D' Aleo says he took advantage of nature's beauty when contemplating the architectural design. "It's a minimalist house, really, meant to show off the river and nature. We didn't want anything that would detract from the views outside."

Despite all of the amenities, Merritt decided to part ways with the house even before his death. He put it up for sale in 2009 because he rarely used it anymore, according to listing agent Betsy Stettinius of Coldwell Banker Residential Brokerage. The asking price was $7.9 million, and the home stayed on the market about nine months, she said.

Following his death last year, Merritt's family took the property off the market, said Stettinius, while deciding what to do with it. They eventually chose the auction route via Concierge Auctions, a luxury real estate auction firm based in New York City.

"It's a beauty — a one-of-a-kind property," says Robb Merritt, president of Merritt Properties LLC, the commercial real estate company that bears his father's name. "But he hadn't lived there in eight or nine years. And nobody else uses it. Someone should enjoy it."

Concierge said the auction format will be "absolute."

"That means it will sell to the highest bidder [at the auction] regardless of price," said Laura Brady, vice president of marketing for the company. "The live bidding process invites sophisticated and savvy buyers to identify true market value in a transparent forum. ... Brokers are protected, and there are no post-auction negotiations or contingencies."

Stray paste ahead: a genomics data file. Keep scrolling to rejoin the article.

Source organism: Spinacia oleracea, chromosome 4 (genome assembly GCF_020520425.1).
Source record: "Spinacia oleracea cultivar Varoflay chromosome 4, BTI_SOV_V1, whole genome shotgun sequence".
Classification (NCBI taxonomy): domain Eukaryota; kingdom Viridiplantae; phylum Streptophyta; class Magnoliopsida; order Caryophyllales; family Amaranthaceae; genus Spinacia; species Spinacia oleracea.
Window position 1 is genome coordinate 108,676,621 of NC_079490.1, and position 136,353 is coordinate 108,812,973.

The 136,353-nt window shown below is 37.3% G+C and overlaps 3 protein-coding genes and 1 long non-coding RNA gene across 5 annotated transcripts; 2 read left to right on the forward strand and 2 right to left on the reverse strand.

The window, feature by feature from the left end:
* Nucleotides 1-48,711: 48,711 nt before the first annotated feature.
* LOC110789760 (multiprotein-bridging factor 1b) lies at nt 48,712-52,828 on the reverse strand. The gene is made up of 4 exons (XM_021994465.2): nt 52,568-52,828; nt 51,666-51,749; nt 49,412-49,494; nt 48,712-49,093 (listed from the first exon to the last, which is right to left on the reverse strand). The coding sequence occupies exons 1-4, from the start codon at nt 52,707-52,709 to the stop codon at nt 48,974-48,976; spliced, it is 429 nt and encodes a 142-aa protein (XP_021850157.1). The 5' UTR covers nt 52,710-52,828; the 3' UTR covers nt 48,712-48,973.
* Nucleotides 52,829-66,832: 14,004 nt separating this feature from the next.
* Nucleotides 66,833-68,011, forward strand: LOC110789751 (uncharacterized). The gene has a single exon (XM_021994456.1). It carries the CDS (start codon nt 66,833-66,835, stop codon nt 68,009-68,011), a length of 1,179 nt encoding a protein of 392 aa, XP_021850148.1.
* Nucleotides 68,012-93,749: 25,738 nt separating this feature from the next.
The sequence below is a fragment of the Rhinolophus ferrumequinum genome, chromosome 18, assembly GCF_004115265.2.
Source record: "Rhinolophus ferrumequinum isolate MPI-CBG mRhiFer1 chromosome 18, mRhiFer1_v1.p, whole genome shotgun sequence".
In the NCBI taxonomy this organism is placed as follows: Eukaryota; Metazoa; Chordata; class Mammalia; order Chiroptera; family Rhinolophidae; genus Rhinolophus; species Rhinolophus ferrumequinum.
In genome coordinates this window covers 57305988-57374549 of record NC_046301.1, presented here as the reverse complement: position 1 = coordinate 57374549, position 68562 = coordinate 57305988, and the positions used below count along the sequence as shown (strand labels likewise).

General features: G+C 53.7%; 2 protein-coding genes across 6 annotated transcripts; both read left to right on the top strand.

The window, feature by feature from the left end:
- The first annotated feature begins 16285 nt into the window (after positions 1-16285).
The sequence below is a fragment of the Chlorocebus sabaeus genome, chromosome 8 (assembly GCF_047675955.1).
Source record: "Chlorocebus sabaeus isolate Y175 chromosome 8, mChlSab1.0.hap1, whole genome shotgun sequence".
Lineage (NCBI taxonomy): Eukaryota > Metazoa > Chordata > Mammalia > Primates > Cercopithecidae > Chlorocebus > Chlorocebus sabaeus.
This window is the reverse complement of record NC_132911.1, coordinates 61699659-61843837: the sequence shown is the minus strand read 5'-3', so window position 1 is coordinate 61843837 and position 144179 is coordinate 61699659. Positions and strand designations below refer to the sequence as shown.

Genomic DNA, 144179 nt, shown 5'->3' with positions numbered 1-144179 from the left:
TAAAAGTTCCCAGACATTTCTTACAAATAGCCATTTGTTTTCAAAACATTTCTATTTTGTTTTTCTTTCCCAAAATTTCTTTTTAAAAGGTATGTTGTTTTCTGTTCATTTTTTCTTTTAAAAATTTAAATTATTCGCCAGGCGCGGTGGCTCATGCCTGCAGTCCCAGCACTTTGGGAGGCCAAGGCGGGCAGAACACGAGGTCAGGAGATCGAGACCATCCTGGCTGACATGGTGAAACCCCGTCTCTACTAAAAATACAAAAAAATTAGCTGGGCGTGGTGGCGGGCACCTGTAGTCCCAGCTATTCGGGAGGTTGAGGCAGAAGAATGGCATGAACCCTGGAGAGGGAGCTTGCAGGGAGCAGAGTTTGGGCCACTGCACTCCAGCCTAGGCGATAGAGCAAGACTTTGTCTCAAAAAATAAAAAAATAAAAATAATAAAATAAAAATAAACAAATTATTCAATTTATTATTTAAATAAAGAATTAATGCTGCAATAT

The sale is being conducted in cooperation with Stettinius, who said the home "defines contemporary, luxury living at its finest."

Besides the contemporary residence, there are a caretaker's cottage and a guest home. Outdoors, an in-ground pool is the centerpiece of a patio with plenty of space to lounge under blue skies.

Perfectly manicured lawns, a private beach, a putting green, a sport court and a deep-water pier with multiple boat slips are all part of the deal.